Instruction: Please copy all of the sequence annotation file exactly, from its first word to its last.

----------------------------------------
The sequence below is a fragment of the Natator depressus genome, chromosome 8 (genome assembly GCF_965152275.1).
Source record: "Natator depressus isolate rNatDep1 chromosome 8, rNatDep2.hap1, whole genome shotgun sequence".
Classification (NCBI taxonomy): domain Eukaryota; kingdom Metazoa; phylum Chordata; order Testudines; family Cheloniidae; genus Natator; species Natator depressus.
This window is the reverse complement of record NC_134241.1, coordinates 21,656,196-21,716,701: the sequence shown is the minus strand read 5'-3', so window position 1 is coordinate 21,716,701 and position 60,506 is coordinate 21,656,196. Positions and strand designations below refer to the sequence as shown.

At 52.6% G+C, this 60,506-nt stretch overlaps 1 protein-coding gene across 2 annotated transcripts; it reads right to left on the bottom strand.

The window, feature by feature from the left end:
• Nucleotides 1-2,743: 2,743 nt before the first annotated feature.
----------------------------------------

The sequence below is a fragment of the Natator depressus genome, chromosome 8 (genome assembly GCF_965152275.1).
Source record: "Natator depressus isolate rNatDep1 chromosome 8, rNatDep2.hap1, whole genome shotgun sequence".
Classification (NCBI taxonomy): domain Eukaryota; kingdom Metazoa; phylum Chordata; order Testudines; family Cheloniidae; genus Natator; species Natator depressus.
This window is the reverse complement of record NC_134241.1, coordinates 21,656,196-21,716,701: the sequence shown is the minus strand read 5'-3', so window position 1 is coordinate 21,716,701 and position 60,506 is coordinate 21,656,196. Positions and strand designations below refer to the sequence as shown.

At 52.6% G+C, this 60,506-nt stretch overlaps 1 protein-coding gene across 2 annotated transcripts; it reads right to left on the bottom strand.

The window, feature by feature from the left end:
• Nucleotides 1-2,743: 2,743 nt before the first annotated feature.